# How do you find the nodes you're looking for

When following tutorials, I often come across one of the Math nodes ("Greater than", "Power", "Modulo"...), which, unless you use the Compositor for several hours every day, I don't think you can know by heart.

Of course, I usually end up assuming that the nodes I'm looking for are inside the "Math" node - and usually that's exactly where they are.

I just came across a tutorial requesting this node:

Sure enough, I thought I'd find it in the Math node. Not there.

I searched again:

Still nothing.

I think it would be a great idea for the developers of Blender to show these words in search results even if the word is a part of the node (rather than the node's name itself), for example:

Math > Modulo

could show up in the search results, thus informing the user where the node they're looking for is and what it's hidden inside.

Does anyone know of a way to find where to find certain functions of a node when it doesn't show up in the search results (or when it's a sub-menu of a node)?

Ideally an offline way of doing this.

Going back to look for the Soft Light...

• Soft Light is under color -> mixRgb – user2816 Jun 15 '16 at 5:29
• You mean "Color > Mix"? – MicroMachine Jun 15 '16 at 5:41
• mine is named mixRgb , but yes. then you can change it to soft light. – user2816 Jun 15 '16 at 5:43
• Weird in 2.77 is says "Mix". Another idea would be that older node names show up in search results for a little while... :) Thanks root – MicroMachine Jun 15 '16 at 5:51
• @root 'MixRGB' is used for Cycles nodes, probably to distinguish it from the 'Mix Shader' node. 'Mix' is used in the compositor. – Ray Mairlot Jun 15 '16 at 10:26

I think it would be a great idea for the developers of Blender to show these words in search results even if the word is a part of the node (rather than the node's name itself).

You should suggest this to the developers, if enough people find it useful it will have a better chance to be implemented,there is a section in blender about small tasks so that new developers can pick a small task and try to code them to be implemented in blender , yours seem like a good task.

Does anyone know of a way to find where to find certain functions of a node when it doesn't show up in the search results

There aren't many nodes like that that have those kind of sub menus, if you use blender long enough and with practice you will know their location by heart.

to ask for a feature to be implemented in blender , see : Best Place to put Feature Requests?

• thanks! I created an account on developer.blender.org, but I can't understand how to create new tasks... do you know? @root – MicroMachine Jul 13 '16 at 21:38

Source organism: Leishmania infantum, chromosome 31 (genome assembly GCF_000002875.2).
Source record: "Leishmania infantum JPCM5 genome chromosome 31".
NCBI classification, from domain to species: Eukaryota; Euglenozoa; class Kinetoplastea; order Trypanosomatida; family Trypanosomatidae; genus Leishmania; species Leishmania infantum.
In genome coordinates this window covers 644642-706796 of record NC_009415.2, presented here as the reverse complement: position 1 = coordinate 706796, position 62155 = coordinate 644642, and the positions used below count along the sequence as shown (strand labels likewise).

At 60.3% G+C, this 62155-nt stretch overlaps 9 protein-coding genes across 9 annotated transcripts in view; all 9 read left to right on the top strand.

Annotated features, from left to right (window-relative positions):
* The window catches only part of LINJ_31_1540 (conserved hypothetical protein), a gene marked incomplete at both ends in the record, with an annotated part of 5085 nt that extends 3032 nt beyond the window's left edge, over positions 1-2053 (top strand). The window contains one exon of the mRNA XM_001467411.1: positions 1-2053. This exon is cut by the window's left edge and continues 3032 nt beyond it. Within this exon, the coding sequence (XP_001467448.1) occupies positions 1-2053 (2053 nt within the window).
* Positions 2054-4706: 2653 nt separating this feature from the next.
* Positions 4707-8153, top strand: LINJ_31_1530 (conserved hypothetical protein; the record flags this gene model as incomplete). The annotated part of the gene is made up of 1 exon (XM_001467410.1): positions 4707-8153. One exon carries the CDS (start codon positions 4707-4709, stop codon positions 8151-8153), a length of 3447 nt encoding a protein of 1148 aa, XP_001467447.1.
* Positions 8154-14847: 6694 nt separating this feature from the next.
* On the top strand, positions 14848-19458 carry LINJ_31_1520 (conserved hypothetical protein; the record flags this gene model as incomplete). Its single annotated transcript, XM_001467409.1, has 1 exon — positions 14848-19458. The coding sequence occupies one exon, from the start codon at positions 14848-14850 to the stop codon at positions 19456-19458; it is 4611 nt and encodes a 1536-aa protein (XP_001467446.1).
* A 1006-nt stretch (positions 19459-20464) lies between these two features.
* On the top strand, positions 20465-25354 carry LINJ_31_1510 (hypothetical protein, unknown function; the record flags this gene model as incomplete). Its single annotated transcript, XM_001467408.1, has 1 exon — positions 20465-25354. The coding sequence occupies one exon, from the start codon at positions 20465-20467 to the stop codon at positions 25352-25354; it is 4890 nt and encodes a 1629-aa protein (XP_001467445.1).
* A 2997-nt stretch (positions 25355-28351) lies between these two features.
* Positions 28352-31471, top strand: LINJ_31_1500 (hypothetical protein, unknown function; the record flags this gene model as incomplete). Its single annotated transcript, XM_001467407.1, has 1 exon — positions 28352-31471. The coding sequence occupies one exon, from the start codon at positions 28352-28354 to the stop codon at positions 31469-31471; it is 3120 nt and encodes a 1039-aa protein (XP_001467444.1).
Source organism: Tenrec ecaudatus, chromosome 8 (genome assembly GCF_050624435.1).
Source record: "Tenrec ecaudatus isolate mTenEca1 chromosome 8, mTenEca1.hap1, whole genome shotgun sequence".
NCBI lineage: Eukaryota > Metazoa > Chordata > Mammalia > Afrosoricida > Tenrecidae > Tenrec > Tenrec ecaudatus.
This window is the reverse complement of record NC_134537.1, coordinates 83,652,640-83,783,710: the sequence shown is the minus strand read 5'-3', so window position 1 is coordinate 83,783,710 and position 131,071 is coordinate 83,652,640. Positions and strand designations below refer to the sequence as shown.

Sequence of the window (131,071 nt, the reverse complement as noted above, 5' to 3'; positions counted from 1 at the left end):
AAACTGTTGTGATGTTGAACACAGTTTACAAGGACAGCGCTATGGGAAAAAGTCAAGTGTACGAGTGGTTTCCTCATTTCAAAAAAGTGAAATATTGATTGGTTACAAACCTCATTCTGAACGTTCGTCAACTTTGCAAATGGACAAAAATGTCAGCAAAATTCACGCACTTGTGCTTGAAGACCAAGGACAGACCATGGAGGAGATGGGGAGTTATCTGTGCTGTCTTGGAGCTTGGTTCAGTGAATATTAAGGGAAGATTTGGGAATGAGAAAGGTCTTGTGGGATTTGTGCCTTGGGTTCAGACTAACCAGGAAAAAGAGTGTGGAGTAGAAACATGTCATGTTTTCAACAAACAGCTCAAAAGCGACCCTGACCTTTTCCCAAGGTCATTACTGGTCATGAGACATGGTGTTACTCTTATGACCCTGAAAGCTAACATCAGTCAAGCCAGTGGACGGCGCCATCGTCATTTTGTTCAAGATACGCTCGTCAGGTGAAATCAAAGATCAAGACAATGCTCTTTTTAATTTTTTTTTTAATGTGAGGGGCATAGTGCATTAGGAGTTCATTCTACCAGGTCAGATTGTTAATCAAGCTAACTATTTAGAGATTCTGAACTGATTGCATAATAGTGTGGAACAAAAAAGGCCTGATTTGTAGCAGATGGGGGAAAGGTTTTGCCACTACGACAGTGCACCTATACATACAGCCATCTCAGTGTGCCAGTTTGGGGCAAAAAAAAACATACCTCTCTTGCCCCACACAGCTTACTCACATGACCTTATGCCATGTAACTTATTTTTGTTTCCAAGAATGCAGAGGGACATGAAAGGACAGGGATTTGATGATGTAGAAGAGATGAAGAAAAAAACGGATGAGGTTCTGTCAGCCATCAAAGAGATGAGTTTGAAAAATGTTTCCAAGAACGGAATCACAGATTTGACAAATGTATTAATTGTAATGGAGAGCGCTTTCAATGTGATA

• I don't think users create tasks but blender developers, for example see how this bug report was turned into a task – user2816 Jul 13 '16 at 21:52

One way to learn more about the active node is to use the python console and type one of the following commands:

# compositor nodes
bpy.context.scene.node_tree.nodes.active.bl_idname
# material nodes
bpy.context.active_object.active_material.node_tree.nodes.active.bl_idname
# texture nodes
bpy.context.active_object.active_material.active_texture.node_tree.nodes.active.bl_idname


Knowing the bl_idname helps you figure out which node type it lives in. Of course, if you already have the node in your tree, you can just duplicate it.

When figuring it out from a tutorial, you're rather more boned.

I hopped into my copy of the blender source and did a

\$ find . -name locale -prune -o -type f -print0 | xargs -0 grep -i "soft light" | less


and the results included

./intern/cycles/kernel/shaders/node_mix.osl:    if (type == "Soft Light")
./intern/cycles/render/nodes.cpp:       enm.insert("Soft Light", NODE_MIX_SOFT);


The first one is about OSL, but mentions "mix". The second one required me to read the source, but it showed up in a function called mix_type_init(). I checked the Color>MixRGB node and it has a Soft Light option.

Clearly, this is way more of a pain than a regular user can be expected to go through (how many have a clone of the git repo lying around and are either running unix or have cygwin?)

This might actually be an opportunity for an addon which has specific operators for each variant of the node types which (when the addon is enabled) make all those text strings show up in the spacebar menu. Of course, that addon's utility would be related to how often it is updated. If blender invents new node variants and the addon is not updated, that node variant is harder to find.